4) TRUST COMES AND GOES, SOMETIMES LIKE LIGHTNING

Perhaps the definitive (or at least most widespread) comments on trust come from Stephen M. R. Covey’s The Speed of Trust. “Trust impacts us 24/7,” he writes, “365 days a year.”

The key point Covey makes is in the title. Trust, it’s true, moves at speed. But it is wrong to assume that the speeds are constant. It takes time to build trust—the building process moves at a slow speed, sometimes inordinately so. But the speed of trust can also be much, much faster when we’re talking about the other direction—the direction of loss. Losing trust can happen as quickly as lightning splinters a towering pine during a summer thunderstorm.

In whatever ways your organization chooses to build trust among and across your employees and teams, we also urge you to keep in mind the particular kind of trust required for Mutual Relationship Mapping.

Mutual Relationship Mapping requires a sense of trust that is based on individuals supplying what others need in a timely manner. It does not require an overriding trust in all of the various intentions, beliefs, values, or credos of others (as some other definitions of trust would argue). It is, quite simply and directly, a trust in the accountability of others to maintain and honor their commitments.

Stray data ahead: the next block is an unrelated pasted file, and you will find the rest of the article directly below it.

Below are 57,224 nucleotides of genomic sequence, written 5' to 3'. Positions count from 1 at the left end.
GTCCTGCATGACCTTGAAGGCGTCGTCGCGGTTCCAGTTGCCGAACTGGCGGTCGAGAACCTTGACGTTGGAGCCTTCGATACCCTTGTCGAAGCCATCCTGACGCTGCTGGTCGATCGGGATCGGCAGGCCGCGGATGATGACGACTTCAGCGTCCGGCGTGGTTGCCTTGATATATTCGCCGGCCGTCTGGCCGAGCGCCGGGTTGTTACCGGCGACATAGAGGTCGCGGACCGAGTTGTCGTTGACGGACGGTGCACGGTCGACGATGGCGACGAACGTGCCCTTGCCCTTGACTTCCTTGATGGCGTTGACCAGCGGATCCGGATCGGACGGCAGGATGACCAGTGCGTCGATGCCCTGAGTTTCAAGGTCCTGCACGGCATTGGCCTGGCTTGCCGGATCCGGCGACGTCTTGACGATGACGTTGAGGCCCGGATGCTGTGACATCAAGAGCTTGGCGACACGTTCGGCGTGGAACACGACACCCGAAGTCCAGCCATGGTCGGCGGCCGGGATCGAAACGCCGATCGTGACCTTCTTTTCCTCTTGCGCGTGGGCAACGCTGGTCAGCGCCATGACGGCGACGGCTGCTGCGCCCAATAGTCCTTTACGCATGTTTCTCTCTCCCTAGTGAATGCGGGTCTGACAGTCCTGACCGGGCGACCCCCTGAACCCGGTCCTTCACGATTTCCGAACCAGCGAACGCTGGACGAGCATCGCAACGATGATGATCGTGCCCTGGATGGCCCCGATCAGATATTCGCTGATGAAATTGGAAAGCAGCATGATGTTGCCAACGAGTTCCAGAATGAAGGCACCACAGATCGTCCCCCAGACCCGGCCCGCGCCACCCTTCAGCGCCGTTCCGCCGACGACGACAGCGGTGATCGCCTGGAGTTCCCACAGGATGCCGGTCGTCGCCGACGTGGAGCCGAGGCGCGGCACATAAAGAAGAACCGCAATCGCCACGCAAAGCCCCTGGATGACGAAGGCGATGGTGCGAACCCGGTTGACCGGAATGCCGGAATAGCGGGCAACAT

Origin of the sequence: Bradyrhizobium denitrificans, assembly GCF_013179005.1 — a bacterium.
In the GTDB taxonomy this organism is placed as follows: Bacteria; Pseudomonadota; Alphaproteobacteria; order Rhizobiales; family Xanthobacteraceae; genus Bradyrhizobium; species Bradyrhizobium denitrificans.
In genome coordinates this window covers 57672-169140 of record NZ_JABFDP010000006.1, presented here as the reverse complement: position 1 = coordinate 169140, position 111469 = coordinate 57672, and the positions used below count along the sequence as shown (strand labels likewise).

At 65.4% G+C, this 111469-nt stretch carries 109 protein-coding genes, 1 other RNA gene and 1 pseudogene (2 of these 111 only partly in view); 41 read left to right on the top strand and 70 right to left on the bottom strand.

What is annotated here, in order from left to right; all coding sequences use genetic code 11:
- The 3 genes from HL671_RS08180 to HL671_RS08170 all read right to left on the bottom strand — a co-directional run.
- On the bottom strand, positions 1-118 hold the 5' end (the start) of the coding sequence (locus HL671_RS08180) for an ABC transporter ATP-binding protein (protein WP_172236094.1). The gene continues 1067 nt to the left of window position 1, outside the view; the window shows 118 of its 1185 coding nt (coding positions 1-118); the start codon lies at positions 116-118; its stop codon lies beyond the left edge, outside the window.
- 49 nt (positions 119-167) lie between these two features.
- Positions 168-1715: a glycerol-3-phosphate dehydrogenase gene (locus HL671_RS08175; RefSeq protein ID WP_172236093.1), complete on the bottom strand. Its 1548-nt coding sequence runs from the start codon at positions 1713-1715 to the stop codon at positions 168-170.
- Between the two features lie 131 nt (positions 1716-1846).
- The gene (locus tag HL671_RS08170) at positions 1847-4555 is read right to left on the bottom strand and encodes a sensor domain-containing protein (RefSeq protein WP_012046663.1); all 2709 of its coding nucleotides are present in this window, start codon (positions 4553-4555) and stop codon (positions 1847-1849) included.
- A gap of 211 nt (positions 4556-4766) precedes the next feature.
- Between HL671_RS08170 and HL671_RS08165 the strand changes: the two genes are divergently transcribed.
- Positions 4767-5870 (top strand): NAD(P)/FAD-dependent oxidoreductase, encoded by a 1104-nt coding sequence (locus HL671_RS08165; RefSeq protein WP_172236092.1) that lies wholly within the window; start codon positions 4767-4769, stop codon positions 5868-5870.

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3 Ways that Coaching Supports Strong Mutual Relationships

We firmly believe that the key to effective “mutual relationships” is to “map” your organization’s customer/supplier commitments. Once built, however, keeping those mutual relationships alive and thriving takes personal discipline, a willingness to remain open to the needs and concerns of others, and a true desire to remain aligned with the goals the organization.

This is where coaching comes in.

Leadership coaching vastly improves the success of transformational and impactful change—exactly the kind of change organizations undergo when beginning to center on relationships.  How, exactly, does this happen?

  1. Coaching encourages the development of deep listening, the ability to truly hear what others are saying without defensiveness and without judgment.
  2. Coaching provides the means to explore and unlock potential, and to deepen confidence and capability, exactly the kinds of skills needed to develop the kinds of trust inherently part of strong mutual relationships.
  3. Coaching deepens new ways to be curious, to open oneself up to the kinds of questions designed to explore rather than to make a point, to create rather than to block, and to relate rather than to defend.